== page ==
Field Work Friday – Makin’ Soap with Red Mountain Goodness

 
I have always wanted to learn how to make soap.  Maybe it started when I read about a pioneer doing so in one of my historical fiction novels.  I remember that coming up several times.
 
While I’m not interested in pouring lard through ashes or anything, soapmaking has remained at the top of my list of things to learn about for a long time, so I was super excited when a friend shared that there was a great soap company operating in the next county over.  I was even more excited when founder and owner of Red Mountain Goodness, Todd Hinson, immediately replied to my request for a lesson with a ‘Yes!’
 
 
Todd began by sharing with us how his company began.  A research scientist by training, he was working in that field when he began to develop a type of soap to help with his wife’s wintery skin.  Friends and family loved the result, and Red Mountain Goodness was born.
 
 The best part of Todd’s backstory was the way that he encouraged our kids.  He shared with them difficulties of beginning your own home-based business, some of the details and issues that were involved, marketing strategies, and the like; all provided great information and insight to our future entrepreneurs.  He told us several times, however, that we should not be afraid to look for a solution to a problem or to do something in a non-traditional way – that those are sometimes the things that help people the most.  That those things can make a difference.  
 
As a scientist, Todd looks at soap differently than many.  While we might be happy to have a soap that feels good at the moment and smells great, Todd is looking for all natural ingredients.  He talked with the kids about ingredient labels on products and how the list is graduated – so that the first ingredient listed is used the most by quantity, etc., and then he compared each ingredient in order to his soap.  Did you know that one of the most common soap companies in our country puts the main chemical in antifreeze into their soap?  UGH!
 
Then Todd demonstrated making his soap.  While he made it look easy, he takes great care when measuring and mixing the ingredients to provide a high-quality product for the consumers. 
 
 
 
 
 
 

His soaps contain olive oil …


coconut oil …


goat’s milk and lye.  Regardless of what other soap labels say, for a product to be a true soap, it must contain lye as an ingredient, but the lye is used up chemically during the soapmaking process, making the end product totally safe for your skin.


Combing the lye with the frozen goat’s milk creates an exothermic reaction, one that releases heat, and so we watched this reaction melt the goat’s milk.  My kids were fascinated by that part!


Todd has incorporated many scientific tools into the process of soapmaking.  This ‘self-stirrer’ (I don’t know the scientific name) allows liquids to be stirred using magnet technology.  Since the soap needs to be stirred for 15 minutes after the lye has finished reacting, Todd uses this handy tool to do the work.  My Big Helper thought that was quite ingenious.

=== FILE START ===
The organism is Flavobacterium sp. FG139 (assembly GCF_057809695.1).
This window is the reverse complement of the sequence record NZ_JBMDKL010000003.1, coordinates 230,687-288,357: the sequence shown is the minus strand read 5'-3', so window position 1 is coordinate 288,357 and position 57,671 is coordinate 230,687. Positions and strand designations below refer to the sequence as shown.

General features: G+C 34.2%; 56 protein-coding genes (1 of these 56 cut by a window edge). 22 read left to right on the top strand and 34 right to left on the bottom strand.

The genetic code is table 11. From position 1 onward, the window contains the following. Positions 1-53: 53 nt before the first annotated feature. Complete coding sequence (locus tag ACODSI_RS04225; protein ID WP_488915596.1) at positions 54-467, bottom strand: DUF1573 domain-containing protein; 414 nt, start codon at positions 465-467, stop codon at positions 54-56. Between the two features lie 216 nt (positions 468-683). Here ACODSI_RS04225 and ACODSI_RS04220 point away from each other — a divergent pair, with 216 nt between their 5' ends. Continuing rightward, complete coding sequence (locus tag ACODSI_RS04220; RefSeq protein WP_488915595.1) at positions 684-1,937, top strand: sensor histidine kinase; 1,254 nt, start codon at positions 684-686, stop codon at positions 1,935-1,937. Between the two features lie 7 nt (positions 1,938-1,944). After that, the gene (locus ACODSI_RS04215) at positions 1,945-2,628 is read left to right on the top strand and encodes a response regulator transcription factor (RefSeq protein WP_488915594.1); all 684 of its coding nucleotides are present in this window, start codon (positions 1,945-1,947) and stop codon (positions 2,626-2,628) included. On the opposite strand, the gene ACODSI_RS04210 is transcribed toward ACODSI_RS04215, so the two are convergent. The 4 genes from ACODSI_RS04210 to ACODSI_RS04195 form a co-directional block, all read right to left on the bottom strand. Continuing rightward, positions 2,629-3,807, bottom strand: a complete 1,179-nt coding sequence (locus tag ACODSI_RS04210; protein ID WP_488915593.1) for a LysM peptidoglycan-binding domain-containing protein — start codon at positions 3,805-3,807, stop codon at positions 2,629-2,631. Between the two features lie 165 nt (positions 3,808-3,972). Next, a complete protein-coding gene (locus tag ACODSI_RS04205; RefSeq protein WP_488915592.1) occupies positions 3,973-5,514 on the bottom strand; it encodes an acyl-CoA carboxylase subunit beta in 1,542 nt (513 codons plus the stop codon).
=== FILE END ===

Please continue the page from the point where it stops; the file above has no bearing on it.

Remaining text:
The next order of business is to combine the oil mixture with the lye mixture.  Todd uses a regular immersion blender for this, and the kids in the group all loved watching the two elements begin to change color and for soap particles to form.


Todd scents his soaps with essential oils, and our group voted to make lavender soap.  It takes 40 mg of essential oil to scent the soap.  Todd shared with the kids the best way to measure liquids in a graduated cylinder, and their eyes were all big at the sight of his scientific equipment.

As one girl inquired, the soap must be put into something while it cures and hardens.  Todd explained that you can use anything, but he uses these soap molds.  Each batch of soap will make 16 bars, and while making such small batches is quite time-consuming for a business of this size, Todd is determined to maintain the high quality of his products and refuses to make bigger batches.

When the soap is ready, Todd poured it into the mold.  He then lifted it carefully and tapped it against the table to release any bubbles that might be hiding inside.  This reminded me of the trip that candy bars take on bouncing conveyor belts to do the same thing!  

Next the bars will hang out in the fridge overnight, and then be cut the next day.  They’ll then cure for a month, be wrapped, and cure for another month before being sold.  This means that each bar has been in production for a total of two months!  

Todd was a great presenter for our group.  We learned about entrepreneurship, about creativity and scientific method, about the role of chemicals in our society, on marketing and goal-setting, and much more.  I appreciate that so many kind people are willing to share their dreams and their knowledge with your young ones.  We can’t replicate that kind of education!

I also couldn’t replicate Todd’s soap!  It feels great on my skin, has a delightful scent, and the best part is knowing that I’m not absorbing antifreeze or any other crazy chemicals in the process of getting clean.
 

So – are you willing to give all-natural soap a try?

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